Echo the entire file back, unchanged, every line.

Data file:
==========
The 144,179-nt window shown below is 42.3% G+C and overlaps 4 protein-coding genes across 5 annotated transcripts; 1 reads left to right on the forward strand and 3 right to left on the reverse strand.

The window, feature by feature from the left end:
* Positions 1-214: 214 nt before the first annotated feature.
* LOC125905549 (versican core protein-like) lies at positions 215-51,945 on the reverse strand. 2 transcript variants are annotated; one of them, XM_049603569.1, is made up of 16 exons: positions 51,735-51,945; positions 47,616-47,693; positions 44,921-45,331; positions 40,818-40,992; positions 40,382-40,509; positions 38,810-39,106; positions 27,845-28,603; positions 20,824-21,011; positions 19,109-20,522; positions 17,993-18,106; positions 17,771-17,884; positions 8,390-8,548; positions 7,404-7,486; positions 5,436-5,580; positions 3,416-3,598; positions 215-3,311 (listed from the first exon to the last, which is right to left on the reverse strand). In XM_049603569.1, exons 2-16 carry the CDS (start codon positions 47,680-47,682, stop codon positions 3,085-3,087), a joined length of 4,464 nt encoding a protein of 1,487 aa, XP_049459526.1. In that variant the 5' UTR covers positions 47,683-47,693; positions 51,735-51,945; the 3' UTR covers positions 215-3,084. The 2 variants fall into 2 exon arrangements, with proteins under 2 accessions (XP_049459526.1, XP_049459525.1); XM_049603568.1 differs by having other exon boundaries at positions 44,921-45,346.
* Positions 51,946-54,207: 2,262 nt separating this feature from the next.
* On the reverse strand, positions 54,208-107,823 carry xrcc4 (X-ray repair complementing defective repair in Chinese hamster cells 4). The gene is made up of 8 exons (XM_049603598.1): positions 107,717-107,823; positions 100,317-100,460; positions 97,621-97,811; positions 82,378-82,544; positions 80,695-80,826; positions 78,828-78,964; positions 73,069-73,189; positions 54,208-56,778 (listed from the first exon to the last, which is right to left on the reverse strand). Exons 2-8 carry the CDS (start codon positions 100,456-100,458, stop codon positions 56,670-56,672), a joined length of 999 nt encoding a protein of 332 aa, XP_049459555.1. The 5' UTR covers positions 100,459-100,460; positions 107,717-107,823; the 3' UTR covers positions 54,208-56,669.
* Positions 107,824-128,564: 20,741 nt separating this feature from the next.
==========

The 144,179-nt window shown below is 42.3% G+C and overlaps 4 protein-coding genes across 5 annotated transcripts; 1 reads left to right on the forward strand and 3 right to left on the reverse strand.

The window, feature by feature from the left end:
* Positions 1-214: 214 nt before the first annotated feature.
* LOC125905549 (versican core protein-like) lies at positions 215-51,945 on the reverse strand. 2 transcript variants are annotated; one of them, XM_049603569.1, is made up of 16 exons: positions 51,735-51,945; positions 47,616-47,693; positions 44,921-45,331; positions 40,818-40,992; positions 40,382-40,509; positions 38,810-39,106; positions 27,845-28,603; positions 20,824-21,011; positions 19,109-20,522; positions 17,993-18,106; positions 17,771-17,884; positions 8,390-8,548; positions 7,404-7,486; positions 5,436-5,580; positions 3,416-3,598; positions 215-3,311 (listed from the first exon to the last, which is right to left on the reverse strand). In XM_049603569.1, exons 2-16 carry the CDS (start codon positions 47,680-47,682, stop codon positions 3,085-3,087), a joined length of 4,464 nt encoding a protein of 1,487 aa, XP_049459526.1. In that variant the 5' UTR covers positions 47,683-47,693; positions 51,735-51,945; the 3' UTR covers positions 215-3,084. The 2 variants fall into 2 exon arrangements, with proteins under 2 accessions (XP_049459526.1, XP_049459525.1); XM_049603568.1 differs by having other exon boundaries at positions 44,921-45,346.
* Positions 51,946-54,207: 2,262 nt separating this feature from the next.
* On the reverse strand, positions 54,208-107,823 carry xrcc4 (X-ray repair complementing defective repair in Chinese hamster cells 4). The gene is made up of 8 exons (XM_049603598.1): positions 107,717-107,823; positions 100,317-100,460; positions 97,621-97,811; positions 82,378-82,544; positions 80,695-80,826; positions 78,828-78,964; positions 73,069-73,189; positions 54,208-56,778 (listed from the first exon to the last, which is right to left on the reverse strand). Exons 2-8 carry the CDS (start codon positions 100,456-100,458, stop codon positions 56,670-56,672), a joined length of 999 nt encoding a protein of 332 aa, XP_049459555.1. The 5' UTR covers positions 100,459-100,460; positions 107,717-107,823; the 3' UTR covers positions 54,208-56,669.
* Positions 107,824-128,564: 20,741 nt separating this feature from the next.